Being a homeowner is just about one of the most significant accomplishments a person can achieve in their lifetime.  The allure of owning a home all to oneself can be so appealing that you can hardly blame people for wanting to do all they can to speed the process along.  For homeowners locked into a 30-year fixed home loan, this usually translates to trying to refi down to a 15-year loan so they can claim full ownership sooner rather than later.

There are other advantages to refinancing a 30-year mortgage to a 15-year loan that add to the draw: The shorter loan agreement typically comes with a lower interest rate, which means you’ll be saving on your monthly payments in the long term.  The flipside to that is that lower interest payments could result higher monthly payments compared to the 30-year loan, so there is a trade-off to consider.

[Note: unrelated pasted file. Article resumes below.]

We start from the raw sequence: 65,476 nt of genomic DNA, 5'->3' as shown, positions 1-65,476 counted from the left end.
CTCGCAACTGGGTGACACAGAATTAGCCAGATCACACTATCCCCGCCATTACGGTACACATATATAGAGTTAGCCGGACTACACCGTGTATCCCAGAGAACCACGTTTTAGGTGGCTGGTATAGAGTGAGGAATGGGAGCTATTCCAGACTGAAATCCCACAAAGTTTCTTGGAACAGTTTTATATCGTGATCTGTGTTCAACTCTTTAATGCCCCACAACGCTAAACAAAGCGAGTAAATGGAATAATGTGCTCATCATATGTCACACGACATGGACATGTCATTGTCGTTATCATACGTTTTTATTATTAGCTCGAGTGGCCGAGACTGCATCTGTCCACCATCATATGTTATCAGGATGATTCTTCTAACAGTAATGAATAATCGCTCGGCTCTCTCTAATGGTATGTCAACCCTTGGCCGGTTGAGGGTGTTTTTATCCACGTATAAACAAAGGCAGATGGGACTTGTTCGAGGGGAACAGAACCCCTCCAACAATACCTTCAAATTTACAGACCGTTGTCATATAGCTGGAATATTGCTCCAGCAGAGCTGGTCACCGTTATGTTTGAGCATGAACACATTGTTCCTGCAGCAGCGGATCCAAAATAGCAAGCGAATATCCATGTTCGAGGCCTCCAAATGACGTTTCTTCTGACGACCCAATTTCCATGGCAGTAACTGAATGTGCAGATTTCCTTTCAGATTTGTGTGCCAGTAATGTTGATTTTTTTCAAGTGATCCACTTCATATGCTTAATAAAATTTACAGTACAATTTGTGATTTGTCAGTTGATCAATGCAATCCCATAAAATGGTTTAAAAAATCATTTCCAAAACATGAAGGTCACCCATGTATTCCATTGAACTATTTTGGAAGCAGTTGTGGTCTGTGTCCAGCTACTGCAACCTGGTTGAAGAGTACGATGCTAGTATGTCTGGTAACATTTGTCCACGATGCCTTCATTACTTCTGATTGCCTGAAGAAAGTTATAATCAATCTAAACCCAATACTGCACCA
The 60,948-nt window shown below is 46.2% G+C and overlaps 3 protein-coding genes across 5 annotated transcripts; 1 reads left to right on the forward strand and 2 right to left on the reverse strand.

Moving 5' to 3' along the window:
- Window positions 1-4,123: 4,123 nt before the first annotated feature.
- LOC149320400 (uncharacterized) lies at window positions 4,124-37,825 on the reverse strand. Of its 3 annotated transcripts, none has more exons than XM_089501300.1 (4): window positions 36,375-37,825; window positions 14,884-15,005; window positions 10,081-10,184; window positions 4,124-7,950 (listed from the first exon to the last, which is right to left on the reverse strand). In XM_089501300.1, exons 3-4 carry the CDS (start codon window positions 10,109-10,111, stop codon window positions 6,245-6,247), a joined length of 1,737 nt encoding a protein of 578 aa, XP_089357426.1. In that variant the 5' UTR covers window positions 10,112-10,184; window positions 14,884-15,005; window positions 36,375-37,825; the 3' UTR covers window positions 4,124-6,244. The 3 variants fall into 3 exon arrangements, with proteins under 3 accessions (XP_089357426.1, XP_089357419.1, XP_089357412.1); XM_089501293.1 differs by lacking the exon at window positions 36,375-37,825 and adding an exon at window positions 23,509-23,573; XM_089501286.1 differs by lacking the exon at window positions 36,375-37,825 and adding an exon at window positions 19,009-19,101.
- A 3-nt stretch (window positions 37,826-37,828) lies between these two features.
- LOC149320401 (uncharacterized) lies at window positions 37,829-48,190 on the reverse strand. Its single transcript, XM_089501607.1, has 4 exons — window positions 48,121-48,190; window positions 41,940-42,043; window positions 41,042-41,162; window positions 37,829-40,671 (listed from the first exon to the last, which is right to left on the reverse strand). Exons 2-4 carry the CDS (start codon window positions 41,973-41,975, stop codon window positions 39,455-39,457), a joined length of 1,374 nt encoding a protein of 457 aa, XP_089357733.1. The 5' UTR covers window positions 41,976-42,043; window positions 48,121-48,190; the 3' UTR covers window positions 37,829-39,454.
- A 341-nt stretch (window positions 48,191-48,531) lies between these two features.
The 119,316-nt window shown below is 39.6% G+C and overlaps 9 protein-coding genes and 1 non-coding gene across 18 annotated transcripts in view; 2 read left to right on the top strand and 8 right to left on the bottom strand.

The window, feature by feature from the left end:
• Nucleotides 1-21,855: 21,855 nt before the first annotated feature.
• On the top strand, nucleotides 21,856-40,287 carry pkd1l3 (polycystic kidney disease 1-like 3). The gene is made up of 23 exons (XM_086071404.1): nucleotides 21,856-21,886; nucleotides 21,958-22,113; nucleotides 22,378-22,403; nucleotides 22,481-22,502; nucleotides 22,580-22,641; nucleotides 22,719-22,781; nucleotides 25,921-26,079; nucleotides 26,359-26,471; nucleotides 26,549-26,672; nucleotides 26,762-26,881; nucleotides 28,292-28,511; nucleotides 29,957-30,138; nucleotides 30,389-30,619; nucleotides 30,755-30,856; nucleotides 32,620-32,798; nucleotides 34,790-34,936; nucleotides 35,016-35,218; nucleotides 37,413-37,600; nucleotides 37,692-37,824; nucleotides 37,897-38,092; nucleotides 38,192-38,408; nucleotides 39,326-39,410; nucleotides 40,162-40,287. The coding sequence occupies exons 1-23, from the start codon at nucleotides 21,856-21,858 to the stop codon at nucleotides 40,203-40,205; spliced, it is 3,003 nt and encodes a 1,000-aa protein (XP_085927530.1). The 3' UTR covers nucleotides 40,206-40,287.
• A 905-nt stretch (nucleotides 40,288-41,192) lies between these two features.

With that said, here’s a quick rundown of points to think about if you are considering refinancing to a 15-year loan.

  • Can you afford the payments?  Say you’ve got a 30-year mortgage on a $200,000 loan with an interest rate of 3.8%.  At this rate, you’ll be paying about $138,000 in interest during the loan’s lifetime.  This same loan at a 15-year fixed rate would see the rate payments drop to around 3.1% (total interest payments: ~$50,000), but the monthly mortgage payment itself increases by about $400 a month.  So you’ll be saving more in the long haul, but can you afford the monthly increase now?
  • Make sure the rest of your finances are in order.  Before deciding to undertake something as significant as a home loan modification, you’ll want to take a good look at your other financial responsibilities and make sure adding another burden to the pile won’t cripple you.  If you’ve got large car or credit card debts that need to be paid down, we’d recommend focusing on those first before you take on any more major financial responsibilities.

Thinking about refinancing your current loan?  Our experts can help you out! Contact us today.